The third professional on the stage besides Castillo and Rose is Madeleine Suddaby as Pharaoh. Providing this musical’s showstopper “Song of the King,” while she rocks out with her big personality and even bigger voice, unfortunately, the lyrics were mostly unintelligible.
The massive 17-member ensemble in this production proves the old less-is-more adage doesn’t always apply. Handling Spinola’s choreography with panache, they are unstoppable. Under the musical direction of Christopher King, they and his orchestra, handle every musical style Webber throws at them with ease. In a sea of talent, highlights come from Sandoval in the aforementioned “Benjamin Calypso,” and Joaquin Little nails the campy “Potiphar.”
Set designer Carolyn Rapanos keeps things simple with ample space for this massive cast to play. The asymmetric extension on the apron atop a portion of the orchestra pit was a nice touch. Andrew Pye lights it all as brightly as the story itself.
I admit I’ve never been a big fan of Andrew Lloyd Webber and Tim Rice’s Joseph... With its too sweet story, a mish-mash of musical styles, and repetitive nature, there are so many superior products out there.
But thanks to the effervescent Gateway Theatre production and its two Broadway-ready performances, I’m glad to have seen this 50th-anniversary production of the show that would launch a musical theatre dynasty.
Joseph and the Amazing Technicolor Dreamcoat with lyrics by Tim Rice and music by Andrew Lloyd Webber. Directed by Barbara Tomasic. A Gateway Theatre production on stage at Gateway Theatre (6500 Gilbert Rd, Richmond) until December 31. Visit gatewaytheatre.com for tickets and information.
Happy Opening to the AMAZING company of 'Joseph and the Amazing Technicolor Dreamcoat'! December 12 – 31, 2019Tickets from $29 →https://gatewaytheatre.com/dreamcoatFour performances sold out – get your tickets to secure your seats today!STARRINGOliver Castillo as JosephChelsea Rose as Narrator/Jacob/Mrs.PotipharTimothy Liu as DreamerChris Ward as Reuben/EnsembleJoaquin Little as Simeon/Potiphar/EnsembleJess Amy Shead as Levi/EnsembleJoshua Lalisan as Naphtali/EnsembleMakena Zimmerman as Issachar/EnsembleNathan Piasecki as Asher/EnsembleGrace Newson as Dan/EnsembleKeira Jang as Zebulon/EnsembleJocelyn Tsui as Gad/EnsembleJulia Mac as Benjamin/EnsembleVicente Sandoval as Judah/EnsembleKrista Skwarok as Butler/EnsembleSimon Abraham as Baker/EnsembleMadeleine Suddaby as Pharaoh/EnsembleFiorella Artoni as EnsembleMckayla Carse as EnsembleRebecca Tiede as EnsembleMarlowe Zimmerman as EnsembleDirector: Barbara TomasicChoreographer: Nicol SpinolaMusical Director: Christopher KingSet Designer: Carolyn RapanosCostume Designer: Christina SinosichLighting Designer: Andrew PyeSound Designer: Brad DanylukStage Manager: Angela BeaulieuAssistant Stage Manager: Koh Lauren QuanIntern Stage Manager: Taylor MacKinnonAssistant Director & Child Supervisor: Sarah RoseAssistant Choreographer: Rachel MurrayAssistant Choreographer: Melissa SciarrettaThank you to Trail Appliances BC for being our Opening Night sponsor!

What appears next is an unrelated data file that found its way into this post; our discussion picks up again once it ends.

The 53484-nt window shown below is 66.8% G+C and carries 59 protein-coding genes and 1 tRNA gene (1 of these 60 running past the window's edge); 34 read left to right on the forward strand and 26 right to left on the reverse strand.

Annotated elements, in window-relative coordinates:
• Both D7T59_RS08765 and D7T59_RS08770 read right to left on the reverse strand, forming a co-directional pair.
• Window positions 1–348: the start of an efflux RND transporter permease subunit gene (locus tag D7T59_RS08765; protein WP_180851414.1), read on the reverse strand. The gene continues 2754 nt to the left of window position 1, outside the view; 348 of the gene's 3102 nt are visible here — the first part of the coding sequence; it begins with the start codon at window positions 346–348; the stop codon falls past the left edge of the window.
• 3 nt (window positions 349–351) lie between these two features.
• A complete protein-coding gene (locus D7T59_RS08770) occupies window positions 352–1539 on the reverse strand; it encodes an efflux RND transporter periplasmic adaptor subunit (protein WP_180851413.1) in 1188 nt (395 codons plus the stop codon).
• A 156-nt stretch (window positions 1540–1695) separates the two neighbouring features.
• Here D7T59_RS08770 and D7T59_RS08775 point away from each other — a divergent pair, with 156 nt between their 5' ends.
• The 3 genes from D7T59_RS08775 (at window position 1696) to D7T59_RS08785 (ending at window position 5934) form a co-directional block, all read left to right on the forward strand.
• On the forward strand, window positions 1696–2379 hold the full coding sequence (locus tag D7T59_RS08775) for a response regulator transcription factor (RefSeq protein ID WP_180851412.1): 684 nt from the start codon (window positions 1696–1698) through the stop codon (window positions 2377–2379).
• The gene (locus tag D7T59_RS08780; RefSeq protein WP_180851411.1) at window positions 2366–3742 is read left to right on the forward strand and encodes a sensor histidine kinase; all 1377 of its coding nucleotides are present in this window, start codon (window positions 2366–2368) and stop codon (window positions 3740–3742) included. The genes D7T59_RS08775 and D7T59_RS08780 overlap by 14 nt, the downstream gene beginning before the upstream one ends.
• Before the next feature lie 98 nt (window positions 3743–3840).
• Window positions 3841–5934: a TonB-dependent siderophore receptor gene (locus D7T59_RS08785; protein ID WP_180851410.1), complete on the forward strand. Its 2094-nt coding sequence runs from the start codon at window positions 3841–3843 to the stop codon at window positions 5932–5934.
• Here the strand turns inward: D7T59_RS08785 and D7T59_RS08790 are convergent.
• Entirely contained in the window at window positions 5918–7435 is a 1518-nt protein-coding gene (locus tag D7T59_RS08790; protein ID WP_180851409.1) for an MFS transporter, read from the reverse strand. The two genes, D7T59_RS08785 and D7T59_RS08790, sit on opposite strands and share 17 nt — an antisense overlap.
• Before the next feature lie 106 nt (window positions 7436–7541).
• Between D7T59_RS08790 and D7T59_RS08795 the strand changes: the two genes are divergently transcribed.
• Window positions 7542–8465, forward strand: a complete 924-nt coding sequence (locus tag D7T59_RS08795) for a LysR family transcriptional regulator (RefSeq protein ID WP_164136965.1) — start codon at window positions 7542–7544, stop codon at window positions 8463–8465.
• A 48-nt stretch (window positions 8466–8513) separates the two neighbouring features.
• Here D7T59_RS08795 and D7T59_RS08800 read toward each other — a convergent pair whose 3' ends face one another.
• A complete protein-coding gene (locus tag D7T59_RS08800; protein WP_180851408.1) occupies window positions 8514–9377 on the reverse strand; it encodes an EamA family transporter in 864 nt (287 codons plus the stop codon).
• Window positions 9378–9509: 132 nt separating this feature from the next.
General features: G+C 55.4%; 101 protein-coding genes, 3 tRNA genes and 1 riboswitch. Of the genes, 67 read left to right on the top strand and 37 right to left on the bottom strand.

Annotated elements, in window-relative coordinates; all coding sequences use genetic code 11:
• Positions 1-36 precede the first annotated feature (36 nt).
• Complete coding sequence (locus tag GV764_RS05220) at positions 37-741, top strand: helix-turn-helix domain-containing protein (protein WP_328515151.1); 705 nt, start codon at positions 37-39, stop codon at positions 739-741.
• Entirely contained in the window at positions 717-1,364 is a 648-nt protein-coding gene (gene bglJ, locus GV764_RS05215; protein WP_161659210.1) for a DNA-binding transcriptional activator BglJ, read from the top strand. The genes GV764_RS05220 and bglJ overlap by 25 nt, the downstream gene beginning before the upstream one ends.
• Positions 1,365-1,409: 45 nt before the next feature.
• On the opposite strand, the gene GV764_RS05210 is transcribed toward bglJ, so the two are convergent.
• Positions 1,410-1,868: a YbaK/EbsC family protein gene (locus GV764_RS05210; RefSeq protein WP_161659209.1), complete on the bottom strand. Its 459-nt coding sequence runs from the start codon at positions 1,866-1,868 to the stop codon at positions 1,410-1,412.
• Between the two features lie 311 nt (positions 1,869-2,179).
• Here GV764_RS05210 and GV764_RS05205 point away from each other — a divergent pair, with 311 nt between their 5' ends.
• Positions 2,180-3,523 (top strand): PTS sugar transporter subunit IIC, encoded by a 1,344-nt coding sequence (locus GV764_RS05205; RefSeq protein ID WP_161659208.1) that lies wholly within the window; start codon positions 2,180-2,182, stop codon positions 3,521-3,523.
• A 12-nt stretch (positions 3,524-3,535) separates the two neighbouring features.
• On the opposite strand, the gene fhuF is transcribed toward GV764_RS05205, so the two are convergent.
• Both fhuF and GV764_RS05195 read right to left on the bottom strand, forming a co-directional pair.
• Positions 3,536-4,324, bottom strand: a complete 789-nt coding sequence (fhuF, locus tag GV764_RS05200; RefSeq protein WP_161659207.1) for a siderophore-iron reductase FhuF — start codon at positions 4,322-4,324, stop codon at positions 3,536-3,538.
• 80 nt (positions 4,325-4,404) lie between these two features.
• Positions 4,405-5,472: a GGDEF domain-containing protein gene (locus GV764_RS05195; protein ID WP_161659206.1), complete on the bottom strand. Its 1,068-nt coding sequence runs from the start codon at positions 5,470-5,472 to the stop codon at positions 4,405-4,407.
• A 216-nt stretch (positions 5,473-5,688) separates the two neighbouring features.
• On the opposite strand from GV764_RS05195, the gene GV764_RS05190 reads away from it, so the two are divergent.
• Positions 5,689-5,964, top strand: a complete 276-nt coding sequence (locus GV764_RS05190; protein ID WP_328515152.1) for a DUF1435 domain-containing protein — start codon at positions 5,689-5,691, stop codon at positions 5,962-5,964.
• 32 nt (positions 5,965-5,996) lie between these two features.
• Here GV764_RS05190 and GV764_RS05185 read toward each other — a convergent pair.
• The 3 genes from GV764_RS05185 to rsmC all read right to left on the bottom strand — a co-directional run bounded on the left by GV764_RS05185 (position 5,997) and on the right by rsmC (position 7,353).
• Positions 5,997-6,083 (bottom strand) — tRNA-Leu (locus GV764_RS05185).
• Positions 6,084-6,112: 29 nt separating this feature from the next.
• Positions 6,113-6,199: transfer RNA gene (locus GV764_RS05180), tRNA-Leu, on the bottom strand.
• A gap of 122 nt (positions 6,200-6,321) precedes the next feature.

Posted by Gateway Theatre on Friday, December 13, 2019